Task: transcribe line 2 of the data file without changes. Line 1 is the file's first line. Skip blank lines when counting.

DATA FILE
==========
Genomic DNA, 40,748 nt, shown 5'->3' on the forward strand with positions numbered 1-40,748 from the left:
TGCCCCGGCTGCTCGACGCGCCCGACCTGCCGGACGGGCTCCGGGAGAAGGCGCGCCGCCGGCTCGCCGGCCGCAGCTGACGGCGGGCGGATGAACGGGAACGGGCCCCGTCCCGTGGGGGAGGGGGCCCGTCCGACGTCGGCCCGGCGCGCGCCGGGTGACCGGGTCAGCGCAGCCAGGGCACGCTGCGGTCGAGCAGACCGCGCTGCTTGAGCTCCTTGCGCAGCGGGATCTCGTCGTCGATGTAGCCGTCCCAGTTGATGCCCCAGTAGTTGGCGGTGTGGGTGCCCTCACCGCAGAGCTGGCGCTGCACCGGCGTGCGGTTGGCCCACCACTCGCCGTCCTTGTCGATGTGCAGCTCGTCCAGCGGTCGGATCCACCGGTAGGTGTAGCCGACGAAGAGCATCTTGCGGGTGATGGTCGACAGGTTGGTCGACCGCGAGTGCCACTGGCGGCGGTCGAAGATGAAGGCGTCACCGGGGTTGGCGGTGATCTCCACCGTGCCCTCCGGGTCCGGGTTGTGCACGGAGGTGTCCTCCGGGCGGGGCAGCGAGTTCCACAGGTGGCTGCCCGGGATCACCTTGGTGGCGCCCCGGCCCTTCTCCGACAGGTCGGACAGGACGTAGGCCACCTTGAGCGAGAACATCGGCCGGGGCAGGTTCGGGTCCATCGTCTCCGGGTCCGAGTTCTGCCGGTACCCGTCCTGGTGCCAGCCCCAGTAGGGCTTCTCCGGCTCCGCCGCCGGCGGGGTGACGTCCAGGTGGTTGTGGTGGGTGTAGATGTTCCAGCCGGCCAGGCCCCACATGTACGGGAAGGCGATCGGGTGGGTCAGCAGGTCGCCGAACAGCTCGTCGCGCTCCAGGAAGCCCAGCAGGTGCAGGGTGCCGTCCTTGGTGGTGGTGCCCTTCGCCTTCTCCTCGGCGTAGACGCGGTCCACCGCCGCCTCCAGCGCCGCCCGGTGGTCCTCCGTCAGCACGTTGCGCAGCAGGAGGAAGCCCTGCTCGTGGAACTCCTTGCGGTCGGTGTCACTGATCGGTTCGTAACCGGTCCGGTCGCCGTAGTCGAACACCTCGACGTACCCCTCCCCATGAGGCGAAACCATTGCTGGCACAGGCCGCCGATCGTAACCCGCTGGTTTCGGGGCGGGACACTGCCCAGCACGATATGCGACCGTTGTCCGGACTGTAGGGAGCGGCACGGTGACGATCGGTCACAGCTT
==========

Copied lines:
TGCCCCGGCTGCTCGACGCGCCCGACCTGCCGGACGGGCTCCGGGAGAAGGCGCGCCGCCGGCTCGCCGGCCGCAGCTGACGGCGGGCGGATGAACGGGAACGGGCCCCGTCCCGTGGGGGAGGGGGCCCGTCCGACGTCGGCCCGGCGCGCGCCGGGTGACCGGGTCAGCGCAGCCAGGGCACGCTGCGGTCGAGCAGACCGCGCTGCTTGAGCTCCTTGCGCAGCGGGATCTCGTCGTCGATGTAGCCGTCCCAGTTGATGCCCCAGTAGTTGGCGGTGTGGGTGCCCTCACCGCAGAGCTGGCGCTGCACCGGCGTGCGGTTGGCCCACCACTCGCCGTCCTTGTCGATGTGCAGCTCGTCCAGCGGTCGGATCCACCGGTAGGTGTAGCCGACGAAGAGCATCTTGCGGGTGATGGTCGACAGGTTGGTCGACCGCGAGTGCCACTGGCGGCGGTCGAAGATGAAGGCGTCACCGGGGTTGGCGGTGATCTCCACCGTGCCCTCCGGGTCCGGGTTGTGCACGGAGGTGTCCTCCGGGCGGGGCAGCGAGTTCCACAGGTGGCTGCCCGGGATCACCTTGGTGGCGCCCCGGCCCTTCTCCGACAGGTCGGACAGGACGTAGGCCACCTTGAGCGAGAACATCGGCCGGGGCAGGTTCGGGTCCATCGTCTCCGGGTCCGAGTTCTGCCGGTACCCGTCCTGGTGCCAGCCCCAGTAGGGCTTCTCCGGCTCCGCCGCCGGCGGGGTGACGTCCAGGTGGTTGTGGTGGGTGTAGATGTTCCAGCCGGCCAGGCCCCACATGTACGGGAAGGCGATCGGGTGGGTCAGCAGGTCGCCGAACAGCTCGTCGCGCTCCAGGAAGCCCAGCAGGTGCAGGGTGCCGTCCTTGGTGGTGGTGCCCTTCGCCTTCTCCTCGGCGTAGACGCGGTCCACCGCCGCCTCCAGCGCCGCCCGGTGGTCCTCCGTCAGCACGTTGCGCAGCAGGAGGAAGCCCTGCTCGTGGAACTCCTTGCGGTCGGTGTCACTGATCGGTTCGTAACCGGTCCGGTCGCCGTAGTCGAACACCTCGACGTACCCCTCCCCATGAGGCGAAACCATTGCTGGCACAGGCCGCCGATCGTAACCCGCTGGTTTCGGGGCGGGACACTGCCCAGCACGATATGCGACCGTTGTCCGGACTGTAGGGAGCGGCACGGTGACGATCGGTCACAGCTT